11. Famous when dead
      Famous when dead
      Indeed it became a pale imitation of the things that made it great.
      For those who grew up without an Internet during The Smiths era - Sounds (21 years), Record Mirror (37 years) and, yes, even the NME (66 years) were essential to find out what was going on (hell, even Smash Hits (28 years) served a purpose).
      The NME was extremely supportive of The Smiths and early Morrissey solo.
      They topped many of their yearly polls and were given a lot of column space.
      I would never have gone to Wolverhampton in '88 if not for meeting someone out of their classifieds selling t-shirts :)
      Their later behaviour towards Morrissey is beyond biased and the fact he was willing to associate with them again thereafter says more about Morrissey's tolerance than their journalistic integrity.
      I think their support in the early days shouldn't go unacknowledged or unremembered - I was grateful at the time.
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    12. Stanley the 2nd
      Stanley the 2nd
      No big surprise, more a sign of the times. Before the internet there was always a certain amount of excitement in going to the newsagent on a Wednesday morning to buy the NME and Melody Maker. NME was always better for gig adverts and really was a lifeline to what was happening in the indie world. The internet made it redundant and sadly they didn't move with the times. Mid nineties onwards it was a joke mag anyhow.
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    13. g23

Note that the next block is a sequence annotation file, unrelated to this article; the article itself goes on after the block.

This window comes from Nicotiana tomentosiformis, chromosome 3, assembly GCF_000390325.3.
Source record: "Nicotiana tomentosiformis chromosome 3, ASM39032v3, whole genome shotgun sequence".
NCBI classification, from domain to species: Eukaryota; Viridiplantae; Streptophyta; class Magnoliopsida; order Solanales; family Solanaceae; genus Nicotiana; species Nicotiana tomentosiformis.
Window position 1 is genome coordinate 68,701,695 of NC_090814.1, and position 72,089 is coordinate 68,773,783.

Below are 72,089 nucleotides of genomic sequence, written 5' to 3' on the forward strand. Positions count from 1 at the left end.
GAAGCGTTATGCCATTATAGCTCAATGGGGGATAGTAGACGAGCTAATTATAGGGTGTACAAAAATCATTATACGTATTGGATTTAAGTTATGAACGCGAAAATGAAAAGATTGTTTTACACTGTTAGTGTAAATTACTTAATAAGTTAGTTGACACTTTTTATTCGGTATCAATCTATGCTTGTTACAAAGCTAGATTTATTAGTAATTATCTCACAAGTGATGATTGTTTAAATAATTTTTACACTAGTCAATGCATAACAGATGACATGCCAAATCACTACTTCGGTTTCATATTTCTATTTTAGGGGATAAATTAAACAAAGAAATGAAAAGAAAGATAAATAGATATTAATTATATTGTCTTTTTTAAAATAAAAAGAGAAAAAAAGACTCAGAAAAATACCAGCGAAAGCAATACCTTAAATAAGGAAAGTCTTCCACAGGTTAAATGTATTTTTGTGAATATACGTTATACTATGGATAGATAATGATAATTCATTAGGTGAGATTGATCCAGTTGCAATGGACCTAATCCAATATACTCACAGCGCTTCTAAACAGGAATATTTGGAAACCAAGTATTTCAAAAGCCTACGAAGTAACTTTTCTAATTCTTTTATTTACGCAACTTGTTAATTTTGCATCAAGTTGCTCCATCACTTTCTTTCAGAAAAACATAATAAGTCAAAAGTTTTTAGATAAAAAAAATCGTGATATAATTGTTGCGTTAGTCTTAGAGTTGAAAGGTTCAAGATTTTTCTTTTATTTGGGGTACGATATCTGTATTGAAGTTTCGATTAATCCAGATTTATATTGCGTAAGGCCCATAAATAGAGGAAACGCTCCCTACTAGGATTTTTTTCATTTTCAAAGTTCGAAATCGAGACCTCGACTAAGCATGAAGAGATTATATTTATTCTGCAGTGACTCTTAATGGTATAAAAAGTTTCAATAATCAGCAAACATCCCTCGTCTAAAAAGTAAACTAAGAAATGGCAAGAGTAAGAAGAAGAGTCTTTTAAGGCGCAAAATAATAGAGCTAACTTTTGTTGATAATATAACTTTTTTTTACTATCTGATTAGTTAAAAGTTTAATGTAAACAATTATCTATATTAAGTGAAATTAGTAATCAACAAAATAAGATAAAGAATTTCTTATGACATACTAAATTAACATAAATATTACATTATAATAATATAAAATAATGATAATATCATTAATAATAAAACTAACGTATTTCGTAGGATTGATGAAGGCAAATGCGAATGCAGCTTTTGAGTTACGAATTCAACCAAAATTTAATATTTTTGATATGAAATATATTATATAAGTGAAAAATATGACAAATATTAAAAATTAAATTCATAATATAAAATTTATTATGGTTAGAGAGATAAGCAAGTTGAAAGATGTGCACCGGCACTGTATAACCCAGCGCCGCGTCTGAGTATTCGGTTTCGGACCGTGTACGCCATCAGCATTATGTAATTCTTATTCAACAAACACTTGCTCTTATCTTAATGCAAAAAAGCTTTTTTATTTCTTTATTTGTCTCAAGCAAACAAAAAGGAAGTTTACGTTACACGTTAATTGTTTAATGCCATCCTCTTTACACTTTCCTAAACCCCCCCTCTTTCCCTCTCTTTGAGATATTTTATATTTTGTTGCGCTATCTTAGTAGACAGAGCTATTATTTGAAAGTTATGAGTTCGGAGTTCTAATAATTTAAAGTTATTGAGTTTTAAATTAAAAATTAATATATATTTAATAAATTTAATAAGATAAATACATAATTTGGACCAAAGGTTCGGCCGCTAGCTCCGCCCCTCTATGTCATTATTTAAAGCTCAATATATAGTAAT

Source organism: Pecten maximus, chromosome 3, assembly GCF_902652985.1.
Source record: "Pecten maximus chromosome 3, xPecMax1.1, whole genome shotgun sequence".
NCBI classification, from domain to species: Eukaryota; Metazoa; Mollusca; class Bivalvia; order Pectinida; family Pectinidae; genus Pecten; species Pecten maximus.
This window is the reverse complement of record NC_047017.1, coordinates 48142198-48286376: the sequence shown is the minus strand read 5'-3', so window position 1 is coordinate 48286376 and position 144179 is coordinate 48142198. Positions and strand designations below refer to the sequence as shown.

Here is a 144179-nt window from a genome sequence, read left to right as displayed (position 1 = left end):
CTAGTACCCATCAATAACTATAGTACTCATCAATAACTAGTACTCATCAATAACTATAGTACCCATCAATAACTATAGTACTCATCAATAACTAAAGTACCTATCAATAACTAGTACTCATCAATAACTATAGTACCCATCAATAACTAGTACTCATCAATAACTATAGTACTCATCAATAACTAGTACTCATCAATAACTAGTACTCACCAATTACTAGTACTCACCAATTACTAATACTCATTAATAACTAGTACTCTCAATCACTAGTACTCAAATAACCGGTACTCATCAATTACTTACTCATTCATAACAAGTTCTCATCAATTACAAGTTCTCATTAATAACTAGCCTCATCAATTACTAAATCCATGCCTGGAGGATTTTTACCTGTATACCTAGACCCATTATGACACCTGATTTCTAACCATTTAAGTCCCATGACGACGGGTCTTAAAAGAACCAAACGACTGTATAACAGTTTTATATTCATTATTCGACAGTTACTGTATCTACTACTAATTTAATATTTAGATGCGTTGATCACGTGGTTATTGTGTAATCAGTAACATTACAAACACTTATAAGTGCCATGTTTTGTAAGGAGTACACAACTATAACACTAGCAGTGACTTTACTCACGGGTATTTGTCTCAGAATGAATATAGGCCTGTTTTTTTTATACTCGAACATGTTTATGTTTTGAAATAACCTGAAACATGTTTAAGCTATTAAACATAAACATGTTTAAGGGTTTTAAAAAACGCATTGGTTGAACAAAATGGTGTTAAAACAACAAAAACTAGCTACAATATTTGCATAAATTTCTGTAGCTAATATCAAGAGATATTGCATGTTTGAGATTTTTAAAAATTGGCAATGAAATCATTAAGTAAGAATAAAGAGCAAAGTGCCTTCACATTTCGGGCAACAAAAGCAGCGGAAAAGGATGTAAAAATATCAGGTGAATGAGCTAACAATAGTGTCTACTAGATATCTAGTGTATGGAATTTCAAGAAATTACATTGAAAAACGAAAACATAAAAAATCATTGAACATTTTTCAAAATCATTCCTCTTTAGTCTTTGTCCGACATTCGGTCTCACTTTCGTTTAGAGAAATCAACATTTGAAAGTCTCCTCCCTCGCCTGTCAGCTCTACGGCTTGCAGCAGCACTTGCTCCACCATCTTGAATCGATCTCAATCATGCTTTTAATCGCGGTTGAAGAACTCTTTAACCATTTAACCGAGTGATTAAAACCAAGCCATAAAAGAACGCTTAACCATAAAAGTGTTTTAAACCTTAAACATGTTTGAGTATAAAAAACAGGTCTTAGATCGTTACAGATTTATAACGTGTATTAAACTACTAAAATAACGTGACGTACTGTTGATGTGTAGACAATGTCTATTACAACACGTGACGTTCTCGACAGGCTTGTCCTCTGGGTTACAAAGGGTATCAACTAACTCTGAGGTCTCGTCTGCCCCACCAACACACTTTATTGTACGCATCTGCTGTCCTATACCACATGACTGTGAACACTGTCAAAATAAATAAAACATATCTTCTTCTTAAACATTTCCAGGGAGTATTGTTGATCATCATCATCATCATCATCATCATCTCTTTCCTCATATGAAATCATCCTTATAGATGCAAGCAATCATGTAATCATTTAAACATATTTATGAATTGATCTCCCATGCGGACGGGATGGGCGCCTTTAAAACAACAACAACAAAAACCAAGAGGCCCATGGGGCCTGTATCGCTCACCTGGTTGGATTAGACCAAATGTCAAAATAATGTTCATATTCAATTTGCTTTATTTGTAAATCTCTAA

Morrissey really shouldn't laugh. Records are next/already dying.
    14. Jamie
      Jesse is clearly angling for an extra fiver in his next pay packet.
      • Funny Funny x 4
    15. vegan.cro spirit #55
      vegan.cro spirit #55
      Moz selling out, NME shutting down.:thumb:
      Maybe UncSk will put a mimeographed copy.
    16. vegan.cro spirit #55
      vegan.cro spirit #55
      NMExit LOL, dont let the door hit you on the next to last page.
    17. Mr Delaney
      Mr Delaney
      My thoughts exactly. In the late 80s / early 90s, before the Internet, they and the Melody Maker were my weekly sources for any good music coming out of the British Isles (and the US) and I read them religiously.
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    18. Anonymous
      Was known as the New Morrissey Express, probably one of their most featured artists. I also recall an NME T-Shirt with the slogan "Build em up/Knock em down", but just a sign of the times, all newspapers will eventually stop circulation. Was good in its time.
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    19. Famous when dead
      Famous when dead
      I completely forgot about Melody Maker (74 years) - which was 'absorbed' by the NME in 2000!